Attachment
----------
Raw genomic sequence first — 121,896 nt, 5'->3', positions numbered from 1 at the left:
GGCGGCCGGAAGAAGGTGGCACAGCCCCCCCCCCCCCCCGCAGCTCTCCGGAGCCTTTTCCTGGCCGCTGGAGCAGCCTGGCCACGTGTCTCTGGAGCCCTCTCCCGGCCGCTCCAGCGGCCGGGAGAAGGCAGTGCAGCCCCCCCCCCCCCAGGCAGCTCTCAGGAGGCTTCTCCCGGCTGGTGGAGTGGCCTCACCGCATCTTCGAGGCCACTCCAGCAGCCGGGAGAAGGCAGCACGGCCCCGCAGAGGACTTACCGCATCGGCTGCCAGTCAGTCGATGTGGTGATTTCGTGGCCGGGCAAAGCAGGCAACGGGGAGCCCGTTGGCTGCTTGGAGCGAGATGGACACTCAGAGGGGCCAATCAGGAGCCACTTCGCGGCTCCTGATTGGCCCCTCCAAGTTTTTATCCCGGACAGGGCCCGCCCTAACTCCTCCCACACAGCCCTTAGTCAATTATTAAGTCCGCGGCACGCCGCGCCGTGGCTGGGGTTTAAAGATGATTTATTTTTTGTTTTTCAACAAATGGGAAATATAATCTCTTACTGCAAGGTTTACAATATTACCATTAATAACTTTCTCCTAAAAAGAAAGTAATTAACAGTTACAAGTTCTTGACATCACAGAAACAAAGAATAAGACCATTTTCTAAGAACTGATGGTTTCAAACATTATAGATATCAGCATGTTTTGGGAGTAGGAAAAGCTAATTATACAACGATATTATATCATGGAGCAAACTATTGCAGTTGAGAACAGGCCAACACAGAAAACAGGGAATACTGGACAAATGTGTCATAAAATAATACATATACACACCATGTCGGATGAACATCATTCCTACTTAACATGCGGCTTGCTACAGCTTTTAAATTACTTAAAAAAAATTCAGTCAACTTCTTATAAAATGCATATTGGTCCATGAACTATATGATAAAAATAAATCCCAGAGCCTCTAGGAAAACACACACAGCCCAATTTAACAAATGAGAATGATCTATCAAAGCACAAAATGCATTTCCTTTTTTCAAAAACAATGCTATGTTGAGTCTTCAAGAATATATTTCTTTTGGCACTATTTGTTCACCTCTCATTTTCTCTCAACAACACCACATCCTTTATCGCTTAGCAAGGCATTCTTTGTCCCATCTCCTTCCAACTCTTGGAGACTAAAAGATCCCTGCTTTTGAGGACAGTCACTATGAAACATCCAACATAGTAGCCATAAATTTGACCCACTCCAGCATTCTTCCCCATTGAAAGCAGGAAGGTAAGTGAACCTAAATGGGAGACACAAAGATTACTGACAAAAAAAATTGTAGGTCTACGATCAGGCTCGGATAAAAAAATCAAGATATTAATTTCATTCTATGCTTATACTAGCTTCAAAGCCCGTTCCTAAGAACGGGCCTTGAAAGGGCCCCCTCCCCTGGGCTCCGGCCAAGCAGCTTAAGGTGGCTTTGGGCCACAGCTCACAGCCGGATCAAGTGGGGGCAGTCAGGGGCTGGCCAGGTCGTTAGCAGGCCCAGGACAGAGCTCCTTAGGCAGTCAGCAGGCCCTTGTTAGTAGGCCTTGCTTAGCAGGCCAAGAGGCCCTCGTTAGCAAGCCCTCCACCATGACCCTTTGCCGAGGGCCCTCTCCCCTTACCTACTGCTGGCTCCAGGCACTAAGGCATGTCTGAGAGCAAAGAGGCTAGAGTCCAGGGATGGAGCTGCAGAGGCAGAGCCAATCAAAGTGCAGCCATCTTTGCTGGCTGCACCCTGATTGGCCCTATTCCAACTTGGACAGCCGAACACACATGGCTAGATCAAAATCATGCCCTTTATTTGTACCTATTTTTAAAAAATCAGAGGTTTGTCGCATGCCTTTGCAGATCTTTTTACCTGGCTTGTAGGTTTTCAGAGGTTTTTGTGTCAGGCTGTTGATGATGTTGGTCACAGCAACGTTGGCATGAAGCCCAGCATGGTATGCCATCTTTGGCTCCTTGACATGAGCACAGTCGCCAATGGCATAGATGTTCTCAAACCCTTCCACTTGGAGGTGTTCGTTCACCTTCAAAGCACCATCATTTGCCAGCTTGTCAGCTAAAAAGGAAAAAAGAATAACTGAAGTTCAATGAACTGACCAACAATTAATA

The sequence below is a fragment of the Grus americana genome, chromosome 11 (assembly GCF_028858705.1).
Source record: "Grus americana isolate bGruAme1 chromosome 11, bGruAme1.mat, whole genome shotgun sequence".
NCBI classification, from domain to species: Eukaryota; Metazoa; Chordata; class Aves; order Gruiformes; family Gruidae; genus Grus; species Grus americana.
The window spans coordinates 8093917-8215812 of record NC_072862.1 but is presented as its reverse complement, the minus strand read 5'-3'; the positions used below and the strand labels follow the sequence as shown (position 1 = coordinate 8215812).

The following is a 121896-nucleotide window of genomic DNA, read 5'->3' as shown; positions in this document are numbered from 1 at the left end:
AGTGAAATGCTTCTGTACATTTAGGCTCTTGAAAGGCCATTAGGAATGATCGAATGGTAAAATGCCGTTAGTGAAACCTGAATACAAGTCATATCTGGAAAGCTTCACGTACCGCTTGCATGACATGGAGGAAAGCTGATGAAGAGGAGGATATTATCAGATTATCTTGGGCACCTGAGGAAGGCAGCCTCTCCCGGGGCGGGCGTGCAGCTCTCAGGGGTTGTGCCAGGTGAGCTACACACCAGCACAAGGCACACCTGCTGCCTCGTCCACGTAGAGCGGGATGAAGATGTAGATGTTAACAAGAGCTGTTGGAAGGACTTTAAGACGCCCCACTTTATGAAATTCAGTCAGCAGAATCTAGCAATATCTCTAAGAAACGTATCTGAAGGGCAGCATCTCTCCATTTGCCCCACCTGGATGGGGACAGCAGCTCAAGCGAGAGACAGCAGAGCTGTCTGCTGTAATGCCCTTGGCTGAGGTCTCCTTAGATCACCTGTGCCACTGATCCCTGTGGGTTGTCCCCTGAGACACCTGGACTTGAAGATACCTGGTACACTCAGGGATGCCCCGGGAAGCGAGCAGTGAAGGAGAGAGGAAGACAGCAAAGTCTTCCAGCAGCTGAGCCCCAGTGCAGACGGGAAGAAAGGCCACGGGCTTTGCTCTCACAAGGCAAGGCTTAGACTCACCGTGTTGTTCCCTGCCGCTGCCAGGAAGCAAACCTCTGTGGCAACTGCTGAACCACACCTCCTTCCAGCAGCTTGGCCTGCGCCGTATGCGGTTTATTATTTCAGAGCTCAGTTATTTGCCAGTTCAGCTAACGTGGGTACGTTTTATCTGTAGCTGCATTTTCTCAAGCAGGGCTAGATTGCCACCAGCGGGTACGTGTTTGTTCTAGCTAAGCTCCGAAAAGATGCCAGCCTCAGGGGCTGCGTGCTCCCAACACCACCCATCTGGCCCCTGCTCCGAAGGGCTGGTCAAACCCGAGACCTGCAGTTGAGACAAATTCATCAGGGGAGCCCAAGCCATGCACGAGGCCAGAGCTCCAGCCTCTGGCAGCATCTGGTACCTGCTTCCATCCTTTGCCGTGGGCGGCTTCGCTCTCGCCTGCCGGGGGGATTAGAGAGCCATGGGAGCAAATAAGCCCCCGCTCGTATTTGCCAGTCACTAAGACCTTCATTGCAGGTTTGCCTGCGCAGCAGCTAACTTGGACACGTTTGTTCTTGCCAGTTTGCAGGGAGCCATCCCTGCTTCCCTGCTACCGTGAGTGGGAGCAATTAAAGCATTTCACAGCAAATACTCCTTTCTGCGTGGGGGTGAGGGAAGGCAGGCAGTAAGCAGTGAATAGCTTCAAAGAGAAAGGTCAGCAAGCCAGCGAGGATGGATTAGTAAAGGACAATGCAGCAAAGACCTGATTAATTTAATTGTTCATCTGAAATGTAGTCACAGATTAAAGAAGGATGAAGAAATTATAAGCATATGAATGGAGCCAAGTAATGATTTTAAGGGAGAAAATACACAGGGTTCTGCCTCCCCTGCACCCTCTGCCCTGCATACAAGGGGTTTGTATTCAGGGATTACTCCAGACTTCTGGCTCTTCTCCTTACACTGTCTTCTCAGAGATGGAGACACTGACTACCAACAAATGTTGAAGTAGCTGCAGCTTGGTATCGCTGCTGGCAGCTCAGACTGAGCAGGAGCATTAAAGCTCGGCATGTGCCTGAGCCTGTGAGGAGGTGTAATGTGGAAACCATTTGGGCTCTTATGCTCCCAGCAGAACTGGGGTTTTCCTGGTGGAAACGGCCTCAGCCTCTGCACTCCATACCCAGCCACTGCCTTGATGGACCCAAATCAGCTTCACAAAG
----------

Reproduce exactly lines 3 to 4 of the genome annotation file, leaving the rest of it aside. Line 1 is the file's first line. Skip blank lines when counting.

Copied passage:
The sequence below is a fragment of the Grus americana genome, chromosome 11 (assembly GCF_028858705.1).
Source record: "Grus americana isolate bGruAme1 chromosome 11, bGruAme1.mat, whole genome shotgun sequence".